Japanese electronics firm Sharp has issued a profit warning, expressing "material doubt" that it will be able to stay in business.
Expecting to end the financial year in March 2013 with a net loss of Y450bn (£3.5bn), Sharp's main problems stem from cutthroat competition between it and rivals Hitachi and Sony, and falling demand for LCD televisions – a cornerstone of Sharp's business.
"Sharp is in circumstances in which material doubt about its assumed going concern is found," Sharp said in a statement to the Tokyo Stock Exchange.
The company, which was founded in 1912 and specialised in mechanical pencils, has already had to mortgage its Osaka headquarters building and is now said to be in talks with Taiwanese billionaire Terry Gou, founder of manufacturer Hon Hai, which has built iPhones and other high-end consumer tech.
Panasonic, meanwhile, saw its shares slump by 19 per cent yesterday as it admitted a similarly grim annual forecast of Y765bn (£5.9bn) in losses, saying the costs of attempting to restructure its business will be 11 times greater than the company originally thought.
The LCD TV market slowdown is again said to be the overriding factor in the company's slide in fortunes.
Sony's story looks a little more hopeful, as its continuing attempts to streamline into a gaming and interactive media-based company have seen it achieve an operating profit of Y30.3bn (£234m), compared to a Y1.64bn (£12.76m) loss this time last year.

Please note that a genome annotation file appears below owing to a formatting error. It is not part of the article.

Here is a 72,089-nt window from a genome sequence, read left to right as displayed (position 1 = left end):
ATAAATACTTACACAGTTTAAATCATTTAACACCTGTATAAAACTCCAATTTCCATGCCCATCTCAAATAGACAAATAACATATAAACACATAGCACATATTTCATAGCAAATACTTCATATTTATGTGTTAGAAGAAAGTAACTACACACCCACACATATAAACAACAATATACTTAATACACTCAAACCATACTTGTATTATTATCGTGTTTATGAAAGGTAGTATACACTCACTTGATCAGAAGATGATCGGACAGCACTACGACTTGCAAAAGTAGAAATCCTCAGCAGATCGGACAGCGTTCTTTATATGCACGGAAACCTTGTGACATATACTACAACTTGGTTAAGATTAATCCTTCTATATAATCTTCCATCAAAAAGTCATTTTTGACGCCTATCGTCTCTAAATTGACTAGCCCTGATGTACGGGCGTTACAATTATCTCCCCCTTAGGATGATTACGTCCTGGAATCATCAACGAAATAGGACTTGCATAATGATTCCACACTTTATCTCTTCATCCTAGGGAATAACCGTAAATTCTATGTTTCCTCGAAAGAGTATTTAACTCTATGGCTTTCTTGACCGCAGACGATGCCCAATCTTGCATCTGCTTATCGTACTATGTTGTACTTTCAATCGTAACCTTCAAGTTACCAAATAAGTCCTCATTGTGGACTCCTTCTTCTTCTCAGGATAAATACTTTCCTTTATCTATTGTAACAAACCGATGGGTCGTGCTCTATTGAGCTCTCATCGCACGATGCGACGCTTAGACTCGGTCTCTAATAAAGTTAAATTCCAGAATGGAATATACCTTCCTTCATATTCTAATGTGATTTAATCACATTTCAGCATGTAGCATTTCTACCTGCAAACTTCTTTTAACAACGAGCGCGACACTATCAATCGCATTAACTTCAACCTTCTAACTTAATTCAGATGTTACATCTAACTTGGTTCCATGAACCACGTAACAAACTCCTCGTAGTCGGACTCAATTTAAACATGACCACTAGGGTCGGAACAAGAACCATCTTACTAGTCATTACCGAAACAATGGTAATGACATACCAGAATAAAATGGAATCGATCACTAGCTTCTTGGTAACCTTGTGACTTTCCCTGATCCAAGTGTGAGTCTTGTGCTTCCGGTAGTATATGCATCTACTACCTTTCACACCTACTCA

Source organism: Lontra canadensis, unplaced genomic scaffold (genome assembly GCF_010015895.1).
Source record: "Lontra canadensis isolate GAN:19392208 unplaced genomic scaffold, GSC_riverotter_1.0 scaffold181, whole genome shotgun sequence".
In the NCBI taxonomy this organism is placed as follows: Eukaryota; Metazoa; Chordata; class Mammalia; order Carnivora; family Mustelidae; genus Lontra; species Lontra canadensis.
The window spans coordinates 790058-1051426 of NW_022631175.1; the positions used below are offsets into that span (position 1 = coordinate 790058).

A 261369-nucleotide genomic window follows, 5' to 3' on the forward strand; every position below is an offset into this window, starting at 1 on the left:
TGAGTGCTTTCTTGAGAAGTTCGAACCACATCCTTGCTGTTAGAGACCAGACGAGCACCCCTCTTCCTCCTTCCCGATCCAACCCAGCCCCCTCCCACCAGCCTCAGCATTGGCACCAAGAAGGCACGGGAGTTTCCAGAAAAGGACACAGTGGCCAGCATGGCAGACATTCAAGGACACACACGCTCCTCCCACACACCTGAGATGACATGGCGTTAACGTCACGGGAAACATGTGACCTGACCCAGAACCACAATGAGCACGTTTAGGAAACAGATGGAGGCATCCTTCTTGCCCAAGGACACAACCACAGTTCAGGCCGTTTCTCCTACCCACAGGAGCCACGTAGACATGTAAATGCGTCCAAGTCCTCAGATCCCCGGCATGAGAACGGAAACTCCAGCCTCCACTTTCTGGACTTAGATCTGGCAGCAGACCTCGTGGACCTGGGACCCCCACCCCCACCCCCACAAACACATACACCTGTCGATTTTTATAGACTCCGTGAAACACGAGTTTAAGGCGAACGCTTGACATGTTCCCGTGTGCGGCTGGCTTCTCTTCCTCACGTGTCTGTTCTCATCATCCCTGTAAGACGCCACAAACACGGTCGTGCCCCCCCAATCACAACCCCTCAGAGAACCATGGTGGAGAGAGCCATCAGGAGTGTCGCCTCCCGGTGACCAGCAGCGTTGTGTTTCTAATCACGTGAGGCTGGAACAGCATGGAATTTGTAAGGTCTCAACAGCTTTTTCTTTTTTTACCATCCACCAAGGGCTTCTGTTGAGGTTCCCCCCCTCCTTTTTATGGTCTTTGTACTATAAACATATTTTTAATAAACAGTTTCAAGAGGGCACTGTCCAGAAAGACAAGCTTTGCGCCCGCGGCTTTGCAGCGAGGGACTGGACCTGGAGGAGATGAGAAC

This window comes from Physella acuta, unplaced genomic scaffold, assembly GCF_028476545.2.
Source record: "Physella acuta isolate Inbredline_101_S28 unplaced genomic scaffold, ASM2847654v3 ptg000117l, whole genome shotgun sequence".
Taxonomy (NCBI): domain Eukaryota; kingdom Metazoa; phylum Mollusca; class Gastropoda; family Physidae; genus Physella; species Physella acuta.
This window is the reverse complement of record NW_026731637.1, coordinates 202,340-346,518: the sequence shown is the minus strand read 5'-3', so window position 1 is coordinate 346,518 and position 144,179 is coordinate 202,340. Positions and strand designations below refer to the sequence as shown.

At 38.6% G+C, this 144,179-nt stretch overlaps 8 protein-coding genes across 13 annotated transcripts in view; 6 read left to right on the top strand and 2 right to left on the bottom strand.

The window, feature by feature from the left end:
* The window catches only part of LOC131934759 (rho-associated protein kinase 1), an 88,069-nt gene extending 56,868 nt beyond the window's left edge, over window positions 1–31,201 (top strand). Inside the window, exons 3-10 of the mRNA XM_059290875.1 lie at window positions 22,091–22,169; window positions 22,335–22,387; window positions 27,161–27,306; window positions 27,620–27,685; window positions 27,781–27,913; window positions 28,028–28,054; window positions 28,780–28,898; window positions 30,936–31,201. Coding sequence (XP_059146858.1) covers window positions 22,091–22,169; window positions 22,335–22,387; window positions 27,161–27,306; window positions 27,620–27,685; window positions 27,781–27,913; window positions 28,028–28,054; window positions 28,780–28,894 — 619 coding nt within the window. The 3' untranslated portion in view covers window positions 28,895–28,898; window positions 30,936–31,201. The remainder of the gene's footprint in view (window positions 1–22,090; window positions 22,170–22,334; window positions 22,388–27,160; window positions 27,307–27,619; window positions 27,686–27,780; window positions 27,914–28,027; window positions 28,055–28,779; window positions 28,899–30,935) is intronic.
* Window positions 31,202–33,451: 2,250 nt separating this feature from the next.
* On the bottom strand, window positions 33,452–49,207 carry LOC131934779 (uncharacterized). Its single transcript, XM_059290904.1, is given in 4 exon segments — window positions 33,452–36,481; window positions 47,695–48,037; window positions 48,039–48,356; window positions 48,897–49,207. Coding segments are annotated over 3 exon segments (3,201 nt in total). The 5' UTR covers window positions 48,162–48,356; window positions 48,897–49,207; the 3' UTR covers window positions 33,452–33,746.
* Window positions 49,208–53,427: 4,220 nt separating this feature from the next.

Selling its chemical business and supplementing its flagging television and camera areas with a stronger videogames arm – including predicted annual sales of 16 million PlayStation 3s and 10 million PS Vita handheld consoles – seems to be paying off. The company has also been mercifully free of the hacking attacks that brought its online services to their knees last year.
Nevertheless, Sony's shares have still seen a drop of around 19 per cent since the end of June.
Sometimes, the power of the mainframe is the most cost effective answer. Computing's Peter Gothard puts Computing's readers' questions on the future of the mainframe to IBM's Z13 expert Steven Dickens.
This Dummies white paper will help you better understand business process management (BPM)